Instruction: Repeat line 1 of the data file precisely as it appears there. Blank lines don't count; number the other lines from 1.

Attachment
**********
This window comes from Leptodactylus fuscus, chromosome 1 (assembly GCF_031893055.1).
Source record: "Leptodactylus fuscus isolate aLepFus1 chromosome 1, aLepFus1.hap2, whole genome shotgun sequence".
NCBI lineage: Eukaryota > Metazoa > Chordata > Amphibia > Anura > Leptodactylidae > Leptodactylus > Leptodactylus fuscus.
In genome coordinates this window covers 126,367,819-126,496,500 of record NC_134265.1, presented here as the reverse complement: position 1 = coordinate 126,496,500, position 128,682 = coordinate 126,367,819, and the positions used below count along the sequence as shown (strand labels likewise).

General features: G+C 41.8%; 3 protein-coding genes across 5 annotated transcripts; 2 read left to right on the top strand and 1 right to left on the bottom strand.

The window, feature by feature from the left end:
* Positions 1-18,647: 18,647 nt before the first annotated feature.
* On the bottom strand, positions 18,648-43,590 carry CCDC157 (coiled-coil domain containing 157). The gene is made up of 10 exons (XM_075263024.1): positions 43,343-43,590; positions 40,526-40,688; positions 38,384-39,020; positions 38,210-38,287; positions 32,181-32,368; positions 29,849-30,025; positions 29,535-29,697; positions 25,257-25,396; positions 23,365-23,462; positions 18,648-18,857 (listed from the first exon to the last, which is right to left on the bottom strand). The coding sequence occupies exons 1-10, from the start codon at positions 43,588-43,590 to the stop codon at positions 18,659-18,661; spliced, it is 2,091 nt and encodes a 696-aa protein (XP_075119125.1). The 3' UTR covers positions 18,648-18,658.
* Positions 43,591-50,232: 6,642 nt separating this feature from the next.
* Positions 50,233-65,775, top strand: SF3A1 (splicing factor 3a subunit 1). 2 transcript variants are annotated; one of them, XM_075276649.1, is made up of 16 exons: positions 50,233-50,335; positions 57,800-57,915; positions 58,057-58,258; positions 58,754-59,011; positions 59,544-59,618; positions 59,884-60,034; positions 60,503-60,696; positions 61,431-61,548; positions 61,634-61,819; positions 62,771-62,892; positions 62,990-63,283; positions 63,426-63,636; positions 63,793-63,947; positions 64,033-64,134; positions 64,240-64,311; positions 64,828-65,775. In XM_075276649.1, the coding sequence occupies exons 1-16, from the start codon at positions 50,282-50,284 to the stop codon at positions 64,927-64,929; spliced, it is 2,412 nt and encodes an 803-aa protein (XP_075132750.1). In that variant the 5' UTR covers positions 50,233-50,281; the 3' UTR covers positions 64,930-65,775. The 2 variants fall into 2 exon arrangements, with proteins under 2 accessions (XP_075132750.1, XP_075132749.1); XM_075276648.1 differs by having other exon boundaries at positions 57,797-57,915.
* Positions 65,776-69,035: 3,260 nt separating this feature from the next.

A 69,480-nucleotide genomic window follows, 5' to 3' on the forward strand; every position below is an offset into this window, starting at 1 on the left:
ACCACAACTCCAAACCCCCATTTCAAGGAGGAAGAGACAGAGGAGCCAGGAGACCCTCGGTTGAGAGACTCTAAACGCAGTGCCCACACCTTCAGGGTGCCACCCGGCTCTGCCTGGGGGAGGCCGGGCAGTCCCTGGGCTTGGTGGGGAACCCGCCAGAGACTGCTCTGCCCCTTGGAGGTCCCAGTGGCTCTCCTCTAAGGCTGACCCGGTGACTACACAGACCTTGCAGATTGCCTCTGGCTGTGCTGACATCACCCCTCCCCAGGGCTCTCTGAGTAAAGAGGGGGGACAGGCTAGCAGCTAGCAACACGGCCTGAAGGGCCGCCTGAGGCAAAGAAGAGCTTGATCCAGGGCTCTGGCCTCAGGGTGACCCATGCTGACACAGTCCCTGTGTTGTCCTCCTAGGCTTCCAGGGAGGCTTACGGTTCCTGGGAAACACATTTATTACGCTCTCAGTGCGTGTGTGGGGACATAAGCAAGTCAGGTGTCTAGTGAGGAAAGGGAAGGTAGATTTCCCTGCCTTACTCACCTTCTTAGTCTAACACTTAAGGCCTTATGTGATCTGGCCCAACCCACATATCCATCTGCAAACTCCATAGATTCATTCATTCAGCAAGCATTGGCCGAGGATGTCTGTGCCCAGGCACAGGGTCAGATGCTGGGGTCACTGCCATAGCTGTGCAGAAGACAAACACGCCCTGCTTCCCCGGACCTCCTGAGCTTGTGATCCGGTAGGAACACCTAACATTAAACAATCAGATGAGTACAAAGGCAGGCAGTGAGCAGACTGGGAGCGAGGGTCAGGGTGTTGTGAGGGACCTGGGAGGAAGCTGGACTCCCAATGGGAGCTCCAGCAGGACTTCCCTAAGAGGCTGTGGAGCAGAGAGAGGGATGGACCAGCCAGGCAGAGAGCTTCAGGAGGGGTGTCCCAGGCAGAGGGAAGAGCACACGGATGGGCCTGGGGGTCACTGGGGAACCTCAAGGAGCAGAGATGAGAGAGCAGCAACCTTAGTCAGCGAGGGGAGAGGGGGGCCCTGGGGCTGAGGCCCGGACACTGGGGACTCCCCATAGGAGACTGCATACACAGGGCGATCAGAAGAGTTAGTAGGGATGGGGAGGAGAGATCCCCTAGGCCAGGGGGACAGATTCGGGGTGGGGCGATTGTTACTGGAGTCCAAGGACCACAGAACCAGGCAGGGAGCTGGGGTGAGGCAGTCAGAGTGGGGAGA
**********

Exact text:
This window comes from Leptodactylus fuscus, chromosome 1 (assembly GCF_031893055.1).